Australia's competition watchdog has decided not to force telcos to let competitors roam on their regional mobile networks after finding such a move would not lower prices or provide users better coverage.
The ACCC today said making domestic regional mobile roaming a declared service would not be in the long-term interest of users.
“Declaration could actually harm the interests of consumers by undermining the incentives of mobile operators to make investments to compete with each other in regional areas,” chairman Rod Sims said in a statement.
“While geographic coverage is important to many consumers, it is not the only factor people consider when choosing their provider.
"Many Australians actually prefer Telstra in areas where there is competing coverage due to the quality of the network.
“Many regional areas currently have a limited choice as in some areas only Telstra has coverage.
"While declaring roaming may increase choice, consumers could pay more as the costs of accessing roaming in regional areas will likely be passed onto [them]."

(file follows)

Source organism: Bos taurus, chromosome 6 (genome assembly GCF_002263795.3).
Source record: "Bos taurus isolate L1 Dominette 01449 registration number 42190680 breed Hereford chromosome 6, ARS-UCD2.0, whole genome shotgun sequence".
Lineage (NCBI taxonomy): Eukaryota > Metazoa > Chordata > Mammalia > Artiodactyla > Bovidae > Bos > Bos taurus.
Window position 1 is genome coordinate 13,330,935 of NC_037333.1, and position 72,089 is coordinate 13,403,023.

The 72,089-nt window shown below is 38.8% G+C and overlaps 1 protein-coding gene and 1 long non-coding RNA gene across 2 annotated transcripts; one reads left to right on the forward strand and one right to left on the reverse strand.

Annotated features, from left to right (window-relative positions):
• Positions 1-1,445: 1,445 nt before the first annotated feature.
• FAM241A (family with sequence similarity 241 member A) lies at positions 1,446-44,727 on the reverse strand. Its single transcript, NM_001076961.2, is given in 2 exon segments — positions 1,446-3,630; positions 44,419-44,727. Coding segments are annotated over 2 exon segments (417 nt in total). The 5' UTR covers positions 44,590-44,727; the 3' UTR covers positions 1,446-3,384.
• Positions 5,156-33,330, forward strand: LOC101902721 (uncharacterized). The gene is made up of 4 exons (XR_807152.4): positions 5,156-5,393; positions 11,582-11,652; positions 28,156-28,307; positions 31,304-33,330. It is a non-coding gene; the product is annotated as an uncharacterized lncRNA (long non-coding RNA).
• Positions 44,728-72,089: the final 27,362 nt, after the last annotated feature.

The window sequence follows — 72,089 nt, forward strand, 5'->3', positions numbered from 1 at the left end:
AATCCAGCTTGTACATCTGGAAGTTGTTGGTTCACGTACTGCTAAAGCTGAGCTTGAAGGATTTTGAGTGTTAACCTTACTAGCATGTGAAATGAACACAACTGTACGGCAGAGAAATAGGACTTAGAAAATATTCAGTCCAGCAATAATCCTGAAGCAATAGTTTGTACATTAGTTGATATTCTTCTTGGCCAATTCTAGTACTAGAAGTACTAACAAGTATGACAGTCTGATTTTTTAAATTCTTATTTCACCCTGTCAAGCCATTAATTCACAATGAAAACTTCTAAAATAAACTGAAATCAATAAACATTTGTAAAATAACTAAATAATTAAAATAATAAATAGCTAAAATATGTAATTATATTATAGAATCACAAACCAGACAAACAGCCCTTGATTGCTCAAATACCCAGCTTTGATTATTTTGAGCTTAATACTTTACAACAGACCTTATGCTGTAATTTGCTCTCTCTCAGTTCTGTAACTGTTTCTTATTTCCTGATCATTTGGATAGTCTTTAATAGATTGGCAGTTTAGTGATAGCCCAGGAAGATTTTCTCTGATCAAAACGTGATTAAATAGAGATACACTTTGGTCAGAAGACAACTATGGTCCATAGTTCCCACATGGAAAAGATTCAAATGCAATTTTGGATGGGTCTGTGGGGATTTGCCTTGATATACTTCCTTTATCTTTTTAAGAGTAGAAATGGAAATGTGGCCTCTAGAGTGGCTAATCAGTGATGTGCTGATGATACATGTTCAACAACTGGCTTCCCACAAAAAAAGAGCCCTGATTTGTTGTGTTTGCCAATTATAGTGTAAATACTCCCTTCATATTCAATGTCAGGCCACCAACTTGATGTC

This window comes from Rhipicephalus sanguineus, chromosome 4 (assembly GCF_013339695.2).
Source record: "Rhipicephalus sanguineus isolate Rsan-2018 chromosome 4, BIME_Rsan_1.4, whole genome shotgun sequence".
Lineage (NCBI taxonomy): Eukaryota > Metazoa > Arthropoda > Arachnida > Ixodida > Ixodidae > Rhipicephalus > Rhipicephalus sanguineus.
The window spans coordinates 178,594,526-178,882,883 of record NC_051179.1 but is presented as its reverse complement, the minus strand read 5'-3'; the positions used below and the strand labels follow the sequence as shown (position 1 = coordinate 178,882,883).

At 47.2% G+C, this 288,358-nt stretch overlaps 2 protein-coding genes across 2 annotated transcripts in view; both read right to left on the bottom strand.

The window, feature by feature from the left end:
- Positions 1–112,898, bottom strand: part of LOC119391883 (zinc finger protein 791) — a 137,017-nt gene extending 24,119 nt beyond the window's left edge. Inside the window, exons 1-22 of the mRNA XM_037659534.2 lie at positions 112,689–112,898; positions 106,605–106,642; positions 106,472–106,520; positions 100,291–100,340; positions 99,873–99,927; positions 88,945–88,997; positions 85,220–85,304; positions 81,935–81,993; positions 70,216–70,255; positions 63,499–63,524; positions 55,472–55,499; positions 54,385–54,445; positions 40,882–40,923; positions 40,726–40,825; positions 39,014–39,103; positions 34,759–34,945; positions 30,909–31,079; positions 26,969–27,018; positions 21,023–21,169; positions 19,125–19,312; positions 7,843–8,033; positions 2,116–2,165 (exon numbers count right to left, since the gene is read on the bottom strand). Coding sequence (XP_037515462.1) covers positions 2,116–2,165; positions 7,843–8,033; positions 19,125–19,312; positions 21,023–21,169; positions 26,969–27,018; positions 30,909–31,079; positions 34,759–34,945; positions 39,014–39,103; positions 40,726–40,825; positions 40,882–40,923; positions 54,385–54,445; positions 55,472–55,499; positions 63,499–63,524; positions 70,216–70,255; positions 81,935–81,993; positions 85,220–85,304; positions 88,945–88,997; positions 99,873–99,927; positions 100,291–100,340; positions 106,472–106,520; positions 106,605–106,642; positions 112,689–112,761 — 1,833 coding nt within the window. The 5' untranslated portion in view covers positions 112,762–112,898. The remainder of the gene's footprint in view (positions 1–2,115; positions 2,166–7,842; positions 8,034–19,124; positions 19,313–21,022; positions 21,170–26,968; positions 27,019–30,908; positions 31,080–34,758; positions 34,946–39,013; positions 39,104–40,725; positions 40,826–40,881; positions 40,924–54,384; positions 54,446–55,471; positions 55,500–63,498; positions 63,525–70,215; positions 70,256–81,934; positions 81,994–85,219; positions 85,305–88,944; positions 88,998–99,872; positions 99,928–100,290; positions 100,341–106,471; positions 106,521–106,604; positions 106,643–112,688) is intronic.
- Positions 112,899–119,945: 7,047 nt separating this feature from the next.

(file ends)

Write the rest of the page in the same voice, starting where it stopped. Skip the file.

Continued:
The ACCC has taken the same position as Vodafone rival Telstra, which argued other telcos would be able to avoid investing in regional areas by "freeloading" off Telstra's network if regional mobile roaming was made a declared service.
Vodafone had argued such a decision would leave regional Australia "hostage to Telstra".
Chief strategy officer Dan Lloyd today labelled the ACCC's final report a "bad decision".
"Domestic roaming has been the answer in virtually every other large western economy and has successfully brought increased coverage and competition to countries including the USA, Canada, New Zealand, Spain and France," Lloyd said in a statement.
"It is extraordinary the ACCC has failed to intervene in a market where Telstra is clearly dominant, with the ACCC admitting Telstra has a regional market as high as 84 percent in some area.
"Telstra has received over $2 billion of handouts from government and its competitors over the last decade, and continues to receive more than $230,000 per hour of subsidies.
"In every other context the ACCC is suspicious of markets with four or less players, but in this case is strangely comfortable to allow a regional mobile monopoly to continue."
The ACCC has, however, suggested a range of regulatory and policy measures it says could improve coverage and quality of service in regional areas.
The ACCC is planning to review the facilities access code - which sets out rules for how carriers can co-locate on others' infrastructure - to "identify barriers to co-location or infrastructure deployment".
It will also review its infrastructure record keeping rules to "improve the information that we collect about mobile networks".